Now that CDs have gone the way of the 8-track tape, what is there to do with all that useless metal and plastic? UK Artist Bruce Munro took 65,000 defunct discs and turned them into 100 shining waterlilies for his light installation at Longwood Gardens in Pennsylvania. The floating recycled flora took their shape from the Victoria waterlily, a species first hybridized at the gardens in 1961. Instead of LEDs (which Munro has used in past pieces), this project relies on the light of the sun to illuminate the reflective surfaces of the large, flat pads.
Bruce Munro knows how to make CDs shine. As a part of his Light installation at the Longwood Gardens in Pennsylvania, he repurposed 60,000 old albums into 100 floating waterlilies. Drawing upon C.S Lewis’ book The Voyage of the Dawn Treader and landscape paintings by Georgia O’Keefe as sources of inspiration, he used the symbol of the plant to represent the border between two worlds. The artist’s manipulation of light reflects moments in his memory in which he felt light was a catalyst for change and transformation. Ultimately, his aim was to “pass on a positive energy; nothing more intellectual than that.” Making visitors feel the warm glow of a smile is his great aim and satisfaction.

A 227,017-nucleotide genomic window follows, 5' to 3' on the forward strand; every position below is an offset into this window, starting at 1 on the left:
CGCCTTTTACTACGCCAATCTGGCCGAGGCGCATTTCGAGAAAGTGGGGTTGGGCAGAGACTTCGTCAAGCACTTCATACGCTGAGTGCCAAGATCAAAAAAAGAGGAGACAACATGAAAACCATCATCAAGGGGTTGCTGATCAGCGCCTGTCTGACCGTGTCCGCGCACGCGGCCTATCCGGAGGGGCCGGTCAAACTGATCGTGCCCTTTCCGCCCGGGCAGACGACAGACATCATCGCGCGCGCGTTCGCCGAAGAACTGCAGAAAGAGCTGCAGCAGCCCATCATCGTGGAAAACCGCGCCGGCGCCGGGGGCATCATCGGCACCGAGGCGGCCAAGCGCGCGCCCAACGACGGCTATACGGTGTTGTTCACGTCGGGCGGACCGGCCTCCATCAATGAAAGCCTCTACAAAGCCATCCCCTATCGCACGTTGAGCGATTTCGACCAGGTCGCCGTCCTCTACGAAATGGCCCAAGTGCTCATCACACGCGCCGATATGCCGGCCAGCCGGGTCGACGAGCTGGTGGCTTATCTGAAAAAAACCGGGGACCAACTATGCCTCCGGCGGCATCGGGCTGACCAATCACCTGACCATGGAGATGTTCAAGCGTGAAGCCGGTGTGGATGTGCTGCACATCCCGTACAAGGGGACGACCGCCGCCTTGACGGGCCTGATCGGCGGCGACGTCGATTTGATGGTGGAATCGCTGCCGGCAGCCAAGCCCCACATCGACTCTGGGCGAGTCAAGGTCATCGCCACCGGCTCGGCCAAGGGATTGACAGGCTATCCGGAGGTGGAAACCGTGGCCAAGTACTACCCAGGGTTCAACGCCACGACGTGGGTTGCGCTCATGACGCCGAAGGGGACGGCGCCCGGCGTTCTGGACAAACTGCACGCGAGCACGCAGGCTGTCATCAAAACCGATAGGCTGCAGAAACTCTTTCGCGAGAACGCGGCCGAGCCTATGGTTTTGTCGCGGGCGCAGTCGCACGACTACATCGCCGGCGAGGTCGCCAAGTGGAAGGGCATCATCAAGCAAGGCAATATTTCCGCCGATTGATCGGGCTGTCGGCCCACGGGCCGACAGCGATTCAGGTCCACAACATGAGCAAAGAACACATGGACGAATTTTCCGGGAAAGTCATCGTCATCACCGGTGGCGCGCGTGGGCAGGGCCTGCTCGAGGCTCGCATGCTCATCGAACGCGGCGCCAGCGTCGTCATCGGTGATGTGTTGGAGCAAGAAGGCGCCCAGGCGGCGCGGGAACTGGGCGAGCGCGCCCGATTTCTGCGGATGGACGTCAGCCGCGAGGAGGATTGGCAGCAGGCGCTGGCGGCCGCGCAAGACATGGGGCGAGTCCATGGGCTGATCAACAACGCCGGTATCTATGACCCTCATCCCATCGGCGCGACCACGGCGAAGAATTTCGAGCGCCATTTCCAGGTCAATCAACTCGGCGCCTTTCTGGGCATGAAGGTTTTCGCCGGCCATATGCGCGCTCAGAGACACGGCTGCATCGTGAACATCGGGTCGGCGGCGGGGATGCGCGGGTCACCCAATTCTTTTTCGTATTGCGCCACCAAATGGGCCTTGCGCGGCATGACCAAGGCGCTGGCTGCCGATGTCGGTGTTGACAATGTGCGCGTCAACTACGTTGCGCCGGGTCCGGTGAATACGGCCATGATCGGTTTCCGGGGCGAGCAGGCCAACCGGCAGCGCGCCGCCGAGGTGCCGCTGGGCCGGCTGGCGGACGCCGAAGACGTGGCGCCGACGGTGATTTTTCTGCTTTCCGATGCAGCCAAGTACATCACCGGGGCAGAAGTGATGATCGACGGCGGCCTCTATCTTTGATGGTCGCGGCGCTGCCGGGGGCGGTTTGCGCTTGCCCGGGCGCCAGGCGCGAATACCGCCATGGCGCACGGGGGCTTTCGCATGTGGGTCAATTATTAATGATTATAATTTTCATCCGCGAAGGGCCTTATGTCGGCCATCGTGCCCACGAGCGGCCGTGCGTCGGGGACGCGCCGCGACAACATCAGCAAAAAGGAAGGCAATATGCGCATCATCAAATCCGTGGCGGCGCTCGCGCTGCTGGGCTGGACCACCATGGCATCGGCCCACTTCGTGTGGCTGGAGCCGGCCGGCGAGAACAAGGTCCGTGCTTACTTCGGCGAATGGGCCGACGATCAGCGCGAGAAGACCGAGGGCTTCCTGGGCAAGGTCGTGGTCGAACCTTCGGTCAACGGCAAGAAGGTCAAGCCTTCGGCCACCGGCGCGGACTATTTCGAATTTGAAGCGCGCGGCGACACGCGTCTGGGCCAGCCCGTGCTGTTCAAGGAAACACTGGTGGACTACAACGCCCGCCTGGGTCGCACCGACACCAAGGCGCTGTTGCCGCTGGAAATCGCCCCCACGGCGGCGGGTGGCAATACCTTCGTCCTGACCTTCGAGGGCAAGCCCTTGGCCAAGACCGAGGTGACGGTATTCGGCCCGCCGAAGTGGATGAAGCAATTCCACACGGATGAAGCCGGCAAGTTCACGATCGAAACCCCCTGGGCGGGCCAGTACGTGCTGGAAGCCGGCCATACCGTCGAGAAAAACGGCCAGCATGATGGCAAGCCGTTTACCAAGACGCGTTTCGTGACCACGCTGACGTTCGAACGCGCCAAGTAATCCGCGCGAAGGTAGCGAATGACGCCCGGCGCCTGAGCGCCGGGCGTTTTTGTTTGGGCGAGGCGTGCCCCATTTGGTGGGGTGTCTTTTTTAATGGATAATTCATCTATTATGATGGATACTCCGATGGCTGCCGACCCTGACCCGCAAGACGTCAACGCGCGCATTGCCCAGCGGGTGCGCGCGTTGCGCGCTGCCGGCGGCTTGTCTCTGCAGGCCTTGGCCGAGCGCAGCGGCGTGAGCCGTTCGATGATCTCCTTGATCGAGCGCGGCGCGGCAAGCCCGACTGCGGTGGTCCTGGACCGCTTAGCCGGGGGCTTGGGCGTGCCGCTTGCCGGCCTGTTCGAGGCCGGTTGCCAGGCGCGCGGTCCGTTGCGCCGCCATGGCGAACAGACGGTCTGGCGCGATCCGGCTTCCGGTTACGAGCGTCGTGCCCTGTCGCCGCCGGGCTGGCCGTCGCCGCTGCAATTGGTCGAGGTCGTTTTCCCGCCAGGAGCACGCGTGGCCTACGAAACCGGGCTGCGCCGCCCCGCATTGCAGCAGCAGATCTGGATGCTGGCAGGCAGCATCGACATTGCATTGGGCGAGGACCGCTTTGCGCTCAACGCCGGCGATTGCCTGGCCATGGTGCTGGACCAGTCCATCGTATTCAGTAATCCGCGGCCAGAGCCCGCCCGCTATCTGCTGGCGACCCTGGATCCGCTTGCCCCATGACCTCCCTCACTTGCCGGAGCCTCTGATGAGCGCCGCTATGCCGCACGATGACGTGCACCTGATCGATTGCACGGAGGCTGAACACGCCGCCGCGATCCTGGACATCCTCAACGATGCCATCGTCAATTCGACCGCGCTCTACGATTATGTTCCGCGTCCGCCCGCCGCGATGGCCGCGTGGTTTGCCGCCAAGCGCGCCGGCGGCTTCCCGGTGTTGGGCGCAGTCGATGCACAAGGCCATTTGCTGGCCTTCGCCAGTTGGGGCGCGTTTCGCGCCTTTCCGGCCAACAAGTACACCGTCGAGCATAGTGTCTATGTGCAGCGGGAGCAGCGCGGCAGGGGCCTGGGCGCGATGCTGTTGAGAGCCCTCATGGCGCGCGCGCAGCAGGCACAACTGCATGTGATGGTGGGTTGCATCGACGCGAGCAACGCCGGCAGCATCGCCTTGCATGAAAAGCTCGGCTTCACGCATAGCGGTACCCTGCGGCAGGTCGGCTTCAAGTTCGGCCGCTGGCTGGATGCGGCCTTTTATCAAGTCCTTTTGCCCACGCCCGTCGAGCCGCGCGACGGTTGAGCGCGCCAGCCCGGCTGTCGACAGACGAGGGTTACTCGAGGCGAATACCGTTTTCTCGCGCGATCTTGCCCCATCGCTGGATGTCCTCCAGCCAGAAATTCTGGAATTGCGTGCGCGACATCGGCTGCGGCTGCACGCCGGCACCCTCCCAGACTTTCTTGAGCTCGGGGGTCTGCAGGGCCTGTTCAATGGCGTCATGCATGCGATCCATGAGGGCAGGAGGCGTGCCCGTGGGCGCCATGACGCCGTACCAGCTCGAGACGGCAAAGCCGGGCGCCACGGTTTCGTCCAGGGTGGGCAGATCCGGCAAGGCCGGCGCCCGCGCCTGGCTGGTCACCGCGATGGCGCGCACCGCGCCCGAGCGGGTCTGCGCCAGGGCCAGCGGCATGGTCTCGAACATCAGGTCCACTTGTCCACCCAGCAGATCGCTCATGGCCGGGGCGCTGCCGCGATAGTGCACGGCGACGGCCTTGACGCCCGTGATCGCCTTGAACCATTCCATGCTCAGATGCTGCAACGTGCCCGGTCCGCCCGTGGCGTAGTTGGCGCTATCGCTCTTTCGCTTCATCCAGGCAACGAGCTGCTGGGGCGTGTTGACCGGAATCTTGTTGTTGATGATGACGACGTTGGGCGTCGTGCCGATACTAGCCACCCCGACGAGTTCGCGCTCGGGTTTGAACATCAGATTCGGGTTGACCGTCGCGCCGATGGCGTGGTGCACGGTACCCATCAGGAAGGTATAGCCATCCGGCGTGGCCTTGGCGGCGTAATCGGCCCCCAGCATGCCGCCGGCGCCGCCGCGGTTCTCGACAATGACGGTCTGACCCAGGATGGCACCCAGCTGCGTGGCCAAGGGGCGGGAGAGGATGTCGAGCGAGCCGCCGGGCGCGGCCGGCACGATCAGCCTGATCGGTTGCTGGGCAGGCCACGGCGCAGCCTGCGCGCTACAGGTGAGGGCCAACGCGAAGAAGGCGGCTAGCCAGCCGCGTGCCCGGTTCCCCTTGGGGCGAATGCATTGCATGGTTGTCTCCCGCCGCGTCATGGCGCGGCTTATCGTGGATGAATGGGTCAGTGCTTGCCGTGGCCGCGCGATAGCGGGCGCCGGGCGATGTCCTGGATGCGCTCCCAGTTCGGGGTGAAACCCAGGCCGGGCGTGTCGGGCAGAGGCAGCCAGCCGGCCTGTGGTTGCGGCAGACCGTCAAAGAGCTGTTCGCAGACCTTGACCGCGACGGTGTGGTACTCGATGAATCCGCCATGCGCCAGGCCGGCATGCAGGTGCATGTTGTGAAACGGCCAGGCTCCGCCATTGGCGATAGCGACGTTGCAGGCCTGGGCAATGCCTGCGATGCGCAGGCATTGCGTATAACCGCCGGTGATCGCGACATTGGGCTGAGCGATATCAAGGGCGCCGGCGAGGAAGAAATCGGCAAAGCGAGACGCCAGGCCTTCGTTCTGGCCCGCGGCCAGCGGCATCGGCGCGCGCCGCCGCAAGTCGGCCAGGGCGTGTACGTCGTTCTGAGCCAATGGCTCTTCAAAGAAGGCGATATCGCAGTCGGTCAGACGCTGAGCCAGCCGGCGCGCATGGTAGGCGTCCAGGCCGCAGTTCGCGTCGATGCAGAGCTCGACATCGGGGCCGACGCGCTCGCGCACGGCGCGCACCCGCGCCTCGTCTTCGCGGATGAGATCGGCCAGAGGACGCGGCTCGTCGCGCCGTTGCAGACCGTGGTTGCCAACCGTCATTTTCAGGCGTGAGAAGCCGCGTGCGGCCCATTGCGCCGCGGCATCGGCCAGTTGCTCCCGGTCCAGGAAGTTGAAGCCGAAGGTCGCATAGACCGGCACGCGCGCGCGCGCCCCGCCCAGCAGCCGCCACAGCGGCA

Striving to be environmentally responsible with his work, Munro creates his pieces in order to communicate feelings of reverence for the natural world. “Initially I used discarded materials to save on costs. Soon material choices also became the subject matter of the installations,” he says of Light. “For me, there has to be a reason—however idiosyncratic—for everything I do and these days I am drawn more and more to the idea of creating an experience that is gentle on the landscape.”
All materials were recycled after Light finished its run at the end of September.
Via FastCo Design